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Mungall said the provincial government was “delivering on its promise to freeze BC Hydro rates, putting an end to the years of spiralling electricity costs that have made life less affordable for B.C. homeowners and renters.” She told reporters the freeze would save ratepayers $150 million.

But mere hours later, under intense questioning in the legislature by Liberal MLAs Tracy Redies and Mike Bernier as well as Green Party leader Andrew Weaver, Mungall had to admit that the rate freeze may evaporate and not take effect on April 1, 2018 as planned.

And a day earlier during an estimates debate Mungall acknowledged that BC Hydro rates may increase by 10% if the utility is denied approval for the Site C dam and is on the hook for shut down and rehabilitation costs, possibly totalling $4 billion.

Mungall conceded to the Legislature that it is the BC Utilities Commission that will decide if it will approve a revamped BC Hydro application for a zero percent rate increase for 2018. The utility had previously asked the BCUC for a three percent increase next year.

“I’m now very confused,” Redies states. “The minister and her government just announced today a rate freeze. But I think, based on her answer, she’s saying it may or may not happen because the BCUC might decide it’s not appropriate. Is that correct? Is there a rate freeze or isn’t there?”

“It says nothing about approaching BCUC,” Weaver says. “It’s very clear, and I concur with the member opposite. I feel that this is quite misleading. I would like the minister to please clarify why the press release says, on the one hand, there’s a rate freeze, and now here today we understand that there’s not really a rate freeze but an application for a rate freeze.”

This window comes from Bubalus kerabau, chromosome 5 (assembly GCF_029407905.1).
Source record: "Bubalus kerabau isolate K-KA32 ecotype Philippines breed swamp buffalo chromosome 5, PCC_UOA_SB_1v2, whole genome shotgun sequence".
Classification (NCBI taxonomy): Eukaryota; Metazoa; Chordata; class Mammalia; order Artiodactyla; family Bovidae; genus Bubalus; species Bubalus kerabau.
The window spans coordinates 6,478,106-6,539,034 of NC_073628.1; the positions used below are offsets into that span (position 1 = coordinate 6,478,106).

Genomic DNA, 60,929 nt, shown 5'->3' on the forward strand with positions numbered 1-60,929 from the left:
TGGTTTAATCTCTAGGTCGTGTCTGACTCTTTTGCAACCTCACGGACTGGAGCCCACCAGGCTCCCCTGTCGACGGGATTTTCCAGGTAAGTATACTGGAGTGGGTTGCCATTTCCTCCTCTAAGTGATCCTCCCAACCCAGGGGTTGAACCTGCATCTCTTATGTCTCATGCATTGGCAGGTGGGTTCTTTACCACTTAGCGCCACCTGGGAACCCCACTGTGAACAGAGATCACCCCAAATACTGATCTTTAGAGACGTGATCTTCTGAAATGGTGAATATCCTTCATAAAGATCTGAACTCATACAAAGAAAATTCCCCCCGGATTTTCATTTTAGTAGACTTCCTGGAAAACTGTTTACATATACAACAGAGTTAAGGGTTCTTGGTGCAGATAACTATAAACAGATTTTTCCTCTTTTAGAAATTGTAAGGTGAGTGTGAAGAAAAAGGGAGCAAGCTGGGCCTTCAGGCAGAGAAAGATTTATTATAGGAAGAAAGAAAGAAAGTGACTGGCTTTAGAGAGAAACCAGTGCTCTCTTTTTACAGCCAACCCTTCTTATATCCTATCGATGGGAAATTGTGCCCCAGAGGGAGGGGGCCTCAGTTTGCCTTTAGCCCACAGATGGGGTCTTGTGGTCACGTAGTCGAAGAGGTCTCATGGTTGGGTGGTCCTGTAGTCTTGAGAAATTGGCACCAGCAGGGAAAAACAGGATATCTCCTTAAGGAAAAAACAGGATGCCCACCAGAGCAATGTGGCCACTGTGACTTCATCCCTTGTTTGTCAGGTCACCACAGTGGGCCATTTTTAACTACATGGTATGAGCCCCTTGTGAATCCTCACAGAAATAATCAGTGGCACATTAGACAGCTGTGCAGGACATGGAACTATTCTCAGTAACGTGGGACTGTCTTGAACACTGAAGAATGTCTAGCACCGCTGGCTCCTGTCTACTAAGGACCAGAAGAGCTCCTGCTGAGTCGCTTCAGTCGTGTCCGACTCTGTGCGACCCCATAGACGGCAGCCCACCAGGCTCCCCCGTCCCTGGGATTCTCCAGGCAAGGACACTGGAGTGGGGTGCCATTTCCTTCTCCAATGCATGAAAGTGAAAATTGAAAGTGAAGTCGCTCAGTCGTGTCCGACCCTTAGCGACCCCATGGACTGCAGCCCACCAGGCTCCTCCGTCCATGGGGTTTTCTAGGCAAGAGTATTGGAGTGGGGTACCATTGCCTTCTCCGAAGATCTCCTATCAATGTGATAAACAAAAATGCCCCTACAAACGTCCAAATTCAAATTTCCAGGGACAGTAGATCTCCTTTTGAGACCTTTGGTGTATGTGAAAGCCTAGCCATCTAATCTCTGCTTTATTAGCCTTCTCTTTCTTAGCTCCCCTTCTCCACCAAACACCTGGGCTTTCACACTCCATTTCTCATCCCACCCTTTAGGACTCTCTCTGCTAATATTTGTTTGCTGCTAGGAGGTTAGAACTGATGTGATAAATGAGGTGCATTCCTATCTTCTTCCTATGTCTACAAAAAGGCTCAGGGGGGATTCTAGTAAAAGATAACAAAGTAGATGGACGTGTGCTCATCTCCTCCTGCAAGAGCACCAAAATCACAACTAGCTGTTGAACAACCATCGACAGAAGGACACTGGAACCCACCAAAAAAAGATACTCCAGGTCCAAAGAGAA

“Can the minister, then, clear the air in the sense of letting the public know and letting this House know: was it an accurate comment for her to make to say that the taxpayers are now saving $150 million?” Bernier asks. “Or was it more of a fair comment to say they’re waiting to see if the Utilities Commission approves their application? At which point, if approved, they might be saving money.”

“We’re going to have to agree to disagree here,” Mungall says. “I feel very, very solidly that our press release, everything I’ve said to media and everything I’ve said in this House has been consistent. There is no inconsistency, from my perspective.”

“I’m really troubled by the line of questioning here, and I’m really troubled by what’s being revealed,” says Weaver. “This is a surprise that we are not actually freezing rates, but we’re going to the BCUC to ask them whether they will give us permission to freeze rates. We’re not going to influence them, on the one hand, because we respect the independence of the BCUC, but on the other hand, we’re saying that we’re saving $150 million. You can’t have it both ways.”

Weaver continues: “So I would like to reiterate the concerns expressed by the member for Surrey–White Rock and the member for Peace River South and suggest, in emphatic terms, that I believe the minister owes British Columbians a formal correction in a press release. I will ask: will she be willing to do that in response to the line of questioning that we have seen here today?”

“The press release should have said this, "B.C. government will seek the ability from BCUC to freeze rates," not "B.C. government will freeze rates." But they said, "B.C. government will freeze rates," and that’s simply not correct. There’s no other interpretation here,” he states.